Can be asymptomatic for some people
I talk a lot about Chiari Malformation symptoms, but there are many people living with Chiari Malformations that are asymptomatic, or that have symptoms come and go. For many people, Chiari Malformation is an incidental finding on a MRI and may not require further treatment.
Diagnosis comes years after symptoms begin
It took four years for me to be diagnosed with Chiari Malformation, so I went through the entirety of high school dealing with then-undiagnosed neurological symptoms. Some people are fortunate enough to receive diagnoses much quicker, and I think it’s awesome that more progress is being made for others to get treatment more quickly.
- Having An Undiagnosed Chronic Illness In High School
- How To Create Accessible Workspaces For Chiari Malformation
Affects one in one thousand people
While Chiari Malformation is considered a rare disease by some, it is actually fairly common, affecting one in one thousand people. However, many people with Chiari Malformation are asymptomatic, so it may affect even more people.
Coughing can trigger a migraine
Dealing with airborne allergies or an illness involving a lot of sneezing and coughing can lead to me getting a migraine due to the fact coughing and sneezing makes the pain in the back of my head worse.
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- How I Attend College Classes Remotely With Chronic Illness
Comoribity with other chronic illness
Chiari Malformation is a known comorbidity for other chronic illnesses, including POTS, spina bifida, and Ehlers-Danlos Syndrome. I was diagnosed with POTS about four years after I was diagnosed with Chiari Malformation, but my POTS is well-controlled, and I only deal with occasional flares. I do not have spina bifida or Ehlers-Danlos Syndrome.
Back spasms, all day, every day
Chiari Malformation can cause back and neck pain, and this was one of the most difficult things for me to get under control. Physical therapy, acupuncture, massage, and other pain relief tools have been incredibly helpful.
Not life threatening, can be life altering
Chiari Malformation is not a life threatening condition, and many people can live full lives with or without further treatment. However, Chiari Malformation can be a life altering diagnosis as symptoms can have a profound impact on quality of life- I have had to miss out on several popular experiences and events for people my age due to living with Chiari Malformation, but have found other alternatives that bring me enjoyment as well.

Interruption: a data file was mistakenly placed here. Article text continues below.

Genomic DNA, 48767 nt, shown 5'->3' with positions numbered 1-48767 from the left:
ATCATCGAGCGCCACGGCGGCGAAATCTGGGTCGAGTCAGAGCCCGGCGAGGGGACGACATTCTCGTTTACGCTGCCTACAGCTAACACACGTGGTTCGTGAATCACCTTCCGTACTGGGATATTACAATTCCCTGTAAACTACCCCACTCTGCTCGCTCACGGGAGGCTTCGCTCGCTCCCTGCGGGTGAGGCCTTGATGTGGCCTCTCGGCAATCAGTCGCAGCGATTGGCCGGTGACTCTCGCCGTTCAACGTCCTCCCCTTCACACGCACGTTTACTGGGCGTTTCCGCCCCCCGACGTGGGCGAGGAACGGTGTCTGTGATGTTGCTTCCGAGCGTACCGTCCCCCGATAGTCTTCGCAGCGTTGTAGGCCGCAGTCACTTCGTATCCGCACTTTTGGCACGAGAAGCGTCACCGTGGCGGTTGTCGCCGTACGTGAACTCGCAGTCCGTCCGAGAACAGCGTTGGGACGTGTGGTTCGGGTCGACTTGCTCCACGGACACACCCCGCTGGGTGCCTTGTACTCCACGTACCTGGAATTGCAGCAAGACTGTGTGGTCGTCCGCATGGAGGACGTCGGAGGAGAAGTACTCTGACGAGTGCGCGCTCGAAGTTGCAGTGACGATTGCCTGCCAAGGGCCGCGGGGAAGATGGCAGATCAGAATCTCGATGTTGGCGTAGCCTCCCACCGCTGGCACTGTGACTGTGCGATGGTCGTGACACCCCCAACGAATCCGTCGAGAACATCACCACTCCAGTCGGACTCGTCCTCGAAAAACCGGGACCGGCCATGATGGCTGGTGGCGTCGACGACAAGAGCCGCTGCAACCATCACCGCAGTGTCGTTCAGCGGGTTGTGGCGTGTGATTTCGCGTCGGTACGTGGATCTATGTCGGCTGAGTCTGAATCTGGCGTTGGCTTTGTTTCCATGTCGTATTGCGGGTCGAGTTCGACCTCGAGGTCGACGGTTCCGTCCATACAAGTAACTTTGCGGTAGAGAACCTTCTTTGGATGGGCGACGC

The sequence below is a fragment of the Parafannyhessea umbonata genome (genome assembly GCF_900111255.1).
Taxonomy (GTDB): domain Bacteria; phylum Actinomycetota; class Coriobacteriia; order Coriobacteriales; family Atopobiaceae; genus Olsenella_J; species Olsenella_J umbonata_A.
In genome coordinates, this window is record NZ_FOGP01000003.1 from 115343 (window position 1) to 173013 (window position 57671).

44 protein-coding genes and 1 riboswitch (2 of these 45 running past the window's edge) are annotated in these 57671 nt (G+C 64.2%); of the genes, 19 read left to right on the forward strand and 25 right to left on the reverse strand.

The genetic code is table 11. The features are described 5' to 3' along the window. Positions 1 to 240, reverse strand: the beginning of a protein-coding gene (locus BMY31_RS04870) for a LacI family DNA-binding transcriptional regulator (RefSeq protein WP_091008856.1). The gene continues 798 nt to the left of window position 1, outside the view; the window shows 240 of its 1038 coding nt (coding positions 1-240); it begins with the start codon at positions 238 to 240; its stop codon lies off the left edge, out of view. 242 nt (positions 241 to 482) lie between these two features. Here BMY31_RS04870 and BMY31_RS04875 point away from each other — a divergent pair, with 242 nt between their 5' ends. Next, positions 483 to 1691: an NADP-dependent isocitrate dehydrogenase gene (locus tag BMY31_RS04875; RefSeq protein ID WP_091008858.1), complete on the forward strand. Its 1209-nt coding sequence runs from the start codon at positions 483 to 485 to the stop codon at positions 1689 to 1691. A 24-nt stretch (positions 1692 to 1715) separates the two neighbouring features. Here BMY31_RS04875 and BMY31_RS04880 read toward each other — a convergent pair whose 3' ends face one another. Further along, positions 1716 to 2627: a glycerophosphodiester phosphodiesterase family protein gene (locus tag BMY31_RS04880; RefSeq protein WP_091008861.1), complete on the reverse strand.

Only treatment is surgery, medication doesn’t cure
While medication can be used to address individual symptoms, there is no medication designed to treat Chiari Malformation. The only treatment for Chiari Malformation is decompression surgery, but that does not necessarily cure all of the symptoms and many people are not candidates for Chiari surgery for a variety of reasons.
Hands and feet randomly vibrate
The effects of neuropathy from Chiari Malformation are the reason why I can’t read Braille or use several tactile aids for people with low vision. I also have to be mindful of shoes and ensure that they provide adequate support.
Migraine medications may be contraindicated
Some migraine medications may be contraindicated for people with Chiari Malformation or other comorbid conditions. I do not take any migraine medications because of this and the fact I am allergic to a common inactive ingredient in many medications.
Summary of explaining Chiari Malformation in seven words or less
- Brain is trying to escape
- Sneezing feels like getting kicked in head
- There’s two of everything, and it’s blurry
- Not all in head, also in spine
- Descension size doesn’t matter, symptoms do
- MRI is 2-D image of 3-D problem
- Can do great impression of brain tumor
- Constant sharp pain in back of head
- Every surface is like walking on ice
- Some get migraines every day
- Symptoms can start during puberty- yay teenagers!
- Can be asymptomatic for some people
- Diagnosis comes years after symptoms begin
- Affects one in one thousand people
- Coughing can trigger a migraine
- Comorbidity with other chronic illness
- Back spasms, all day, every day
- Not life threatening, can be life altering
- Only treatment is surgery, medication doesn’t cure
- Hands and feet randomly vibrate
- Migraine medications may be contraindicated